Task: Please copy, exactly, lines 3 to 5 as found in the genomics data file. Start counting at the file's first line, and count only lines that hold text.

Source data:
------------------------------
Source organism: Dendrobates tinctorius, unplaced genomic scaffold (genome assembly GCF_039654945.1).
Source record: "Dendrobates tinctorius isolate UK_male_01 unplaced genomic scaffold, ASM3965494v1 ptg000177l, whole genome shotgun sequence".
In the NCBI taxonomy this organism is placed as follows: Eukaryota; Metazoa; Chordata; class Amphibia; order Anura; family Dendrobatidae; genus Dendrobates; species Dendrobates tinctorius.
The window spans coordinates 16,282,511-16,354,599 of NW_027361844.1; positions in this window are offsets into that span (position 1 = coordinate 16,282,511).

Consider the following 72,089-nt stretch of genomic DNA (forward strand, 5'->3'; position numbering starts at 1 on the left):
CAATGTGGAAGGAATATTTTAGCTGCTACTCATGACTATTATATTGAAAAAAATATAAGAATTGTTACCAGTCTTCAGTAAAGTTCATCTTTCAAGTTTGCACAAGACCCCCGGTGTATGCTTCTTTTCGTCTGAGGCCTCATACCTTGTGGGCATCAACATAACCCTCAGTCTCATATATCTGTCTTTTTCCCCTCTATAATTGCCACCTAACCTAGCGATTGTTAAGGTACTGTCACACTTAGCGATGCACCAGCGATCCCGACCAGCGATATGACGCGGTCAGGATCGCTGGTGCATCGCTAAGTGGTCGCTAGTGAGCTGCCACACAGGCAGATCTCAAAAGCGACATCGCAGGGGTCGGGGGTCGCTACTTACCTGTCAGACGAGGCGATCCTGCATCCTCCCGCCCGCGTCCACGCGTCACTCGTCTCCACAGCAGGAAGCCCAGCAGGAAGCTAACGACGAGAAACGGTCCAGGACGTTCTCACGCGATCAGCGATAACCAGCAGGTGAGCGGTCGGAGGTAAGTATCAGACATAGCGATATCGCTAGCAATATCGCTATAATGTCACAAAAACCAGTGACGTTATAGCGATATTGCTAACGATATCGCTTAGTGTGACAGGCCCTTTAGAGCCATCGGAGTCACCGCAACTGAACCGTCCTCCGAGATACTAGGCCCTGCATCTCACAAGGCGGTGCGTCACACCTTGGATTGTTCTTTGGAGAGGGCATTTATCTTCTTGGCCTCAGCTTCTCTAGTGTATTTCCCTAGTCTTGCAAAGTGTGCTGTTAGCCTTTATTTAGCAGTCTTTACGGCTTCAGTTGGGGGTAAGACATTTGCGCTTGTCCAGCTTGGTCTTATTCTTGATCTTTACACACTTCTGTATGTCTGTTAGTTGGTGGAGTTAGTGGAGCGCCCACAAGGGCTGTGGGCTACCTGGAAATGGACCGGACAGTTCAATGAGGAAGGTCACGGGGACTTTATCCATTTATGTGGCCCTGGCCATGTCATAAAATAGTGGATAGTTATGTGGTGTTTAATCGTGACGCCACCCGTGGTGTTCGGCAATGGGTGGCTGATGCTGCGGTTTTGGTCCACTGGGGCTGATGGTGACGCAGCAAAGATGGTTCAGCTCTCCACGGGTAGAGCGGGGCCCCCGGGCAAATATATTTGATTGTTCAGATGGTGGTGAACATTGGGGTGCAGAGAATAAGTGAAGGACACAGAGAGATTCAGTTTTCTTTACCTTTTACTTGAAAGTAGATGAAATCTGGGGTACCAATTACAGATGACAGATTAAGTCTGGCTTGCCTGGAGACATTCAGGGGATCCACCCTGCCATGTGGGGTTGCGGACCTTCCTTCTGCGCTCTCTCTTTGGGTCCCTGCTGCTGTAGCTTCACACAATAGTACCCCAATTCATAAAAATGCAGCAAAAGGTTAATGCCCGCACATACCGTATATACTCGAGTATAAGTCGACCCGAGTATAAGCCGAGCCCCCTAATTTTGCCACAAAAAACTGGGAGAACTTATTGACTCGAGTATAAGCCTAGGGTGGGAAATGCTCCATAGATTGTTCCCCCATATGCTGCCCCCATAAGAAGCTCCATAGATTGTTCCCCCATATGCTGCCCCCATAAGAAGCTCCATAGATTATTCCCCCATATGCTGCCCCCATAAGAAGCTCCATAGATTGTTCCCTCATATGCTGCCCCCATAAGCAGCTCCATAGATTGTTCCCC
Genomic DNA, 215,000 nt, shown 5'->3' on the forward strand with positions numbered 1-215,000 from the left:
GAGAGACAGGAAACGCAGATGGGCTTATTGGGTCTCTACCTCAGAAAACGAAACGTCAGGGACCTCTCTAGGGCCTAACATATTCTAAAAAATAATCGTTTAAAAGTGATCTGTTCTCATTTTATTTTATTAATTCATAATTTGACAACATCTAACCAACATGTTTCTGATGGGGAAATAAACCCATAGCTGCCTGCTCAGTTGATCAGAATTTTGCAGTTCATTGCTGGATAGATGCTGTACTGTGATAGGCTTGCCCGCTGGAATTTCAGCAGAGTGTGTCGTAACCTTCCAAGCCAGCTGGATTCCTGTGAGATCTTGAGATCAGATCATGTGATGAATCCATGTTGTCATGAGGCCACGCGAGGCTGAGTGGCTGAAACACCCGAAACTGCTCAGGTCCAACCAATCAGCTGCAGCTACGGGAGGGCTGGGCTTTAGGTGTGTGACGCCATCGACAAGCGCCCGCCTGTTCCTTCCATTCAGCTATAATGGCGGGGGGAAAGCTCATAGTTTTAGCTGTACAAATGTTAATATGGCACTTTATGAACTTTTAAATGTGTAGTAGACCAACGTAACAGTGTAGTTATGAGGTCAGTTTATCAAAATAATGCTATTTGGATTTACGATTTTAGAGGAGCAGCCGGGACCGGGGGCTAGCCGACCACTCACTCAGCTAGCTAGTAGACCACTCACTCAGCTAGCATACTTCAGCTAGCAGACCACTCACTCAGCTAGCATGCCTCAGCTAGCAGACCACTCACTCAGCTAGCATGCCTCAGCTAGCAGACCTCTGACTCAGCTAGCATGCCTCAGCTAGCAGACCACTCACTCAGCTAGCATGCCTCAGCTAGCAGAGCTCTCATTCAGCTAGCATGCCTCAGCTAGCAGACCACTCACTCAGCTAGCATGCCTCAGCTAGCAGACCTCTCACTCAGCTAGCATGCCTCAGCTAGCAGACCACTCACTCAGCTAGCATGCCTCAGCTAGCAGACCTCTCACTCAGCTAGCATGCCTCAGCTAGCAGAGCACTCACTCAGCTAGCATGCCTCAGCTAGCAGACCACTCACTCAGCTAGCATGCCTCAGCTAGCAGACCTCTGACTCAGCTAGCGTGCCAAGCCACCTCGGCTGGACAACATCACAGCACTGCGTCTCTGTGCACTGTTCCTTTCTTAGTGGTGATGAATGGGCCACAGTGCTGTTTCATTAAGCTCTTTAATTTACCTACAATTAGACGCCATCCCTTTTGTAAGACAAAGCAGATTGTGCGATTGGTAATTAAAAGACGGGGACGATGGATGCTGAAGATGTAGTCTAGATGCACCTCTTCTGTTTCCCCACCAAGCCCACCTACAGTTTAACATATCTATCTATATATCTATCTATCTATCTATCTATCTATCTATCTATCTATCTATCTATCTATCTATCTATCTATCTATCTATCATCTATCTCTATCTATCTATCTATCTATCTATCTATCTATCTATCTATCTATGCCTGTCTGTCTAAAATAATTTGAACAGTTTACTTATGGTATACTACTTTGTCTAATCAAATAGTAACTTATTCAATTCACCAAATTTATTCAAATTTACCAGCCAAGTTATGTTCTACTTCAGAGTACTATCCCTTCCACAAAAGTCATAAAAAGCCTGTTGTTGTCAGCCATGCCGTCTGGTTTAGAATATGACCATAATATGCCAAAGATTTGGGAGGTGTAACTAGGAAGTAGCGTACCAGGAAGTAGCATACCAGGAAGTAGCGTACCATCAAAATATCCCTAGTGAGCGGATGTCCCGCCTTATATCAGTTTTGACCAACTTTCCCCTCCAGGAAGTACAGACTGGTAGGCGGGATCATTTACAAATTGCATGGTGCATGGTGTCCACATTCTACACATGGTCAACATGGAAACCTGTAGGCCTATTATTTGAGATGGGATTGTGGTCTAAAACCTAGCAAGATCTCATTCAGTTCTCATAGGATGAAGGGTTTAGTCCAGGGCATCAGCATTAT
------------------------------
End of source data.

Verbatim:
In the NCBI taxonomy this organism is placed as follows: Eukaryota; Metazoa; Chordata; class Amphibia; order Anura; family Dendrobatidae; genus Dendrobates; species Dendrobates tinctorius.
The window spans coordinates 16,282,511-16,354,599 of NW_027361844.1; positions in this window are offsets into that span (position 1 = coordinate 16,282,511).

Consider the following 72,089-nt stretch of genomic DNA (forward strand, 5'->3'; position numbering starts at 1 on the left):